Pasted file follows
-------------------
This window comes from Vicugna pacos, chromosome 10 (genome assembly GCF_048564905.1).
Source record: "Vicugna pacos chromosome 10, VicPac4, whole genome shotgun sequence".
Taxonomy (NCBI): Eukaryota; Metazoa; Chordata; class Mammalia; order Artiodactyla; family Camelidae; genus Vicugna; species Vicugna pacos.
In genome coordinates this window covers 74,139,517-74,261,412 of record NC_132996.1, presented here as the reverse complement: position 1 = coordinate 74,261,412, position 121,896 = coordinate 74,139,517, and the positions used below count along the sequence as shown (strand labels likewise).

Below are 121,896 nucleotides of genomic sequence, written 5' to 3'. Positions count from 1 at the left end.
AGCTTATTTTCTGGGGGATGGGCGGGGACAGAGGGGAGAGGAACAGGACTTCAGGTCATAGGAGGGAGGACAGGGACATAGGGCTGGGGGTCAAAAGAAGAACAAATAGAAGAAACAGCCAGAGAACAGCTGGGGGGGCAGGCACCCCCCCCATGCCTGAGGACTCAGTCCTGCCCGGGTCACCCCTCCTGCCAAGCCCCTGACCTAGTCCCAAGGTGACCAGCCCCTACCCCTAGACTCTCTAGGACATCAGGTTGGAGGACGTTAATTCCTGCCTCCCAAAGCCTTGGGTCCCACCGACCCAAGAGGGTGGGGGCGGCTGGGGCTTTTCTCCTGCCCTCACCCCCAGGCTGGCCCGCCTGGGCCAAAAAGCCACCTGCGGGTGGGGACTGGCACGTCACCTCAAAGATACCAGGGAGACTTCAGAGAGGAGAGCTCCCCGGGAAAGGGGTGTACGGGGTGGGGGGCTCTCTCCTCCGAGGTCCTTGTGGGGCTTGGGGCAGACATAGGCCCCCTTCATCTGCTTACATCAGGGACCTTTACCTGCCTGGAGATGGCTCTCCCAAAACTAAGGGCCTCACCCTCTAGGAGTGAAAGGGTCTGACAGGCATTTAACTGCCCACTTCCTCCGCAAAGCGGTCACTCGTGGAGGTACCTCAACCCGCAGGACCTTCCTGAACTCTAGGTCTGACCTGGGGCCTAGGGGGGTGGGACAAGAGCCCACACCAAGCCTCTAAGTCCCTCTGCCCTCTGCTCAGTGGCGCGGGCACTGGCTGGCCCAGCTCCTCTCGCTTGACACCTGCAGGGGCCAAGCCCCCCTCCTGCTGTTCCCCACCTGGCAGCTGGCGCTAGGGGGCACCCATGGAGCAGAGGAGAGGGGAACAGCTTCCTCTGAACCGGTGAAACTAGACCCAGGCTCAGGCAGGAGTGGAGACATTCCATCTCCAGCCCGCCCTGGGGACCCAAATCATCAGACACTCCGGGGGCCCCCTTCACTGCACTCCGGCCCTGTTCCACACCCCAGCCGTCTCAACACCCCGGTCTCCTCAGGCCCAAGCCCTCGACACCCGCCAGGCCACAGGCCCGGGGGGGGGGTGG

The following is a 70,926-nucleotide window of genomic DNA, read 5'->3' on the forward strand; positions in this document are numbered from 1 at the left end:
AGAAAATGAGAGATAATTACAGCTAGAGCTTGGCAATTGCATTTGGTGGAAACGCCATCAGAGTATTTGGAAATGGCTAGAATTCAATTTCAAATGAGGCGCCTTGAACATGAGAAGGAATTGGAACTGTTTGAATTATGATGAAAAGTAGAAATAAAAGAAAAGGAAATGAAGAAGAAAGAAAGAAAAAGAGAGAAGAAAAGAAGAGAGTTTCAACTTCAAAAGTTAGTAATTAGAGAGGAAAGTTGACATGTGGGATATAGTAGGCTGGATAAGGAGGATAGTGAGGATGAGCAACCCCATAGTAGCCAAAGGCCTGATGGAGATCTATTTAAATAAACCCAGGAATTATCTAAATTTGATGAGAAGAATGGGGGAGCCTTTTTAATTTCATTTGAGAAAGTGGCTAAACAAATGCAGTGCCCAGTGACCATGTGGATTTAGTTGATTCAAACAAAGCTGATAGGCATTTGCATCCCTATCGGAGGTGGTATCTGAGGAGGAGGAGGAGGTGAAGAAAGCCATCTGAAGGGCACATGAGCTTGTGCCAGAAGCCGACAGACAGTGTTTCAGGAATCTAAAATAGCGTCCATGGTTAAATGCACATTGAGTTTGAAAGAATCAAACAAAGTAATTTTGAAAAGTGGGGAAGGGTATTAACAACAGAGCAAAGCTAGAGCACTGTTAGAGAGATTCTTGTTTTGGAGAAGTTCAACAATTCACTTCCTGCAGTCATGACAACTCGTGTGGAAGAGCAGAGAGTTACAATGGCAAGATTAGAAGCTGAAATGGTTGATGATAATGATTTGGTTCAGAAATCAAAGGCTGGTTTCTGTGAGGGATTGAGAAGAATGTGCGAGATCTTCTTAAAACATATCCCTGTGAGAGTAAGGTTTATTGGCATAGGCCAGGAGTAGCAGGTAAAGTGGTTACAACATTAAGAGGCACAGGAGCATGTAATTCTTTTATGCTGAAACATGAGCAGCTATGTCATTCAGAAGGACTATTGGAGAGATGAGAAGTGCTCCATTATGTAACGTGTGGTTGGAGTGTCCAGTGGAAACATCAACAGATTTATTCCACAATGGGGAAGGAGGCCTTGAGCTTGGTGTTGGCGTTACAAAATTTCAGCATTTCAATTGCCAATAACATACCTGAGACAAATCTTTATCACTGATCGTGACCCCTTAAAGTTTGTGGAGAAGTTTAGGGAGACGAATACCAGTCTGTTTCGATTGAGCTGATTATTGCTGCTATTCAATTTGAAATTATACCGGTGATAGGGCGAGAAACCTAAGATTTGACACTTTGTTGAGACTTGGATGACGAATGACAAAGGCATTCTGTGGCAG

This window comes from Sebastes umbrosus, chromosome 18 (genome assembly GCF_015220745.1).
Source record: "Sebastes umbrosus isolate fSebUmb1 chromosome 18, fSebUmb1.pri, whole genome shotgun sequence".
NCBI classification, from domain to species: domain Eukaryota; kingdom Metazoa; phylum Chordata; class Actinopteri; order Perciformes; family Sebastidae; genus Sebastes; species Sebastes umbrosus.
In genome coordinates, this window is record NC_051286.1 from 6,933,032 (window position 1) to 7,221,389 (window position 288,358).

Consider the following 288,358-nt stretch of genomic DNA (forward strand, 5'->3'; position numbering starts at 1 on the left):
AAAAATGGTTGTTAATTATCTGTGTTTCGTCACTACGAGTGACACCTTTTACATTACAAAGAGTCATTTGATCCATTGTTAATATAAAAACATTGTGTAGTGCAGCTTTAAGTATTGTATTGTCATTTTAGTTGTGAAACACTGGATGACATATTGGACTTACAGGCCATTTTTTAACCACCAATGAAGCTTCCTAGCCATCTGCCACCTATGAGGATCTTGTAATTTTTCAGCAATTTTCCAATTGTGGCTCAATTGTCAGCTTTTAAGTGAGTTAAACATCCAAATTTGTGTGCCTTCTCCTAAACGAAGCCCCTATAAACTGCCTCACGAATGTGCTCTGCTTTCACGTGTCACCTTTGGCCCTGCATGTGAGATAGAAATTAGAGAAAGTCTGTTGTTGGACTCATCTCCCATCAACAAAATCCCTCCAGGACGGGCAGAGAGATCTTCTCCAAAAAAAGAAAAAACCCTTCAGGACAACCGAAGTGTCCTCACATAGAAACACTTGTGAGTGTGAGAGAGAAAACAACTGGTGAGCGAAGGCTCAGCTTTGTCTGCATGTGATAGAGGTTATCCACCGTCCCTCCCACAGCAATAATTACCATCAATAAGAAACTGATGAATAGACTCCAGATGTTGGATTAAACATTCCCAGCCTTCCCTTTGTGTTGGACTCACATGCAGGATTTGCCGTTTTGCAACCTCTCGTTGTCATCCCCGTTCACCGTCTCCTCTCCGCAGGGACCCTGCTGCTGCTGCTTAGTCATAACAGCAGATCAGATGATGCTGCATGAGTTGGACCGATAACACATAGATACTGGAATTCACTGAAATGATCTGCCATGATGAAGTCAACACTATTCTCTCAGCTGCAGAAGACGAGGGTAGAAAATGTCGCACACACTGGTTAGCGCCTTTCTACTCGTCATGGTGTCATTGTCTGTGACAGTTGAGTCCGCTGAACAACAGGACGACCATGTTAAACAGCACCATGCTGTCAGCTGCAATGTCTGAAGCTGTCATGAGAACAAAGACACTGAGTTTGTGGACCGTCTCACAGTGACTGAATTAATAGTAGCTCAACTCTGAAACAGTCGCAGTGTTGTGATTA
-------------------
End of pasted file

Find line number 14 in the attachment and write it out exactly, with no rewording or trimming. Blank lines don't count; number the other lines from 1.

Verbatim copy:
AAAAATGGTTGTTAATTATCTGTGTTTCGTCACTACGAGTGACACCTTTTACATTACAAAGAGTCATTTGATCCATTGTTAATATAAAAACATTGTGTAGTGCAGCTTTAAGTATTGTATTGTCATTTTAGTTGTGAAACACTGGATGACATATTGGACTTACAGGCCATTTTTTAACCACCAATGAAGCTTCCTAGCCATCTGCCACCTATGAGGATCTTGTAATTTTTCAGCAATTTTCCAATTGTGGCTCAATTGTCAGCTTTTAAGTGAGTTAAACATCCAAATTTGTGTGCCTTCTCCTAAACGAAGCCCCTATAAACTGCCTCACGAATGTGCTCTGCTTTCACGTGTCACCTTTGGCCCTGCATGTGAGATAGAAATTAGAGAAAGTCTGTTGTTGGACTCATCTCCCATCAACAAAATCCCTCCAGGACGGGCAGAGAGATCTTCTCCAAAAAAAGAAAAAACCCTTCAGGACAACCGAAGTGTCCTCACATAGAAACACTTGTGAGTGTGAGAGAGAAAACAACTGGTGAGCGAAGGCTCAGCTTTGTCTGCATGTGATAGAGGTTATCCACCGTCCCTCCCACAGCAATAATTACCATCAATAAGAAACTGATGAATAGACTCCAGATGTTGGATTAAACATTCCCAGCCTTCCCTTTGTGTTGGACTCACATGCAGGATTTGCCGTTTTGCAACCTCTCGTTGTCATCCCCGTTCACCGTCTCCTCTCCGCAGGGACCCTGCTGCTGCTGCTTAGTCATAACAGCAGATCAGATGATGCTGCATGAGTTGGACCGATAACACATAGATACTGGAATTCACTGAAATGATCTGCCATGATGAAGTCAACACTATTCTCTCAGCTGCAGAAGACGAGGGTAGAAAATGTCGCACACACTGGTTAGCGCCTTTCTACTCGTCATGGTGTCATTGTCTGTGACAGTTGAGTCCGCTGAACAACAGGACGACCATGTTAAACAGCACCATGCTGTCAGCTGCAATGTCTGAAGCTGTCATGAGAACAAAGACACTGAGTTTGTGGACCGTCTCACAGTGACTGAATTAATAGTAGCTCAACTCTGAAACAGTCGCAGTGTTGTGATTA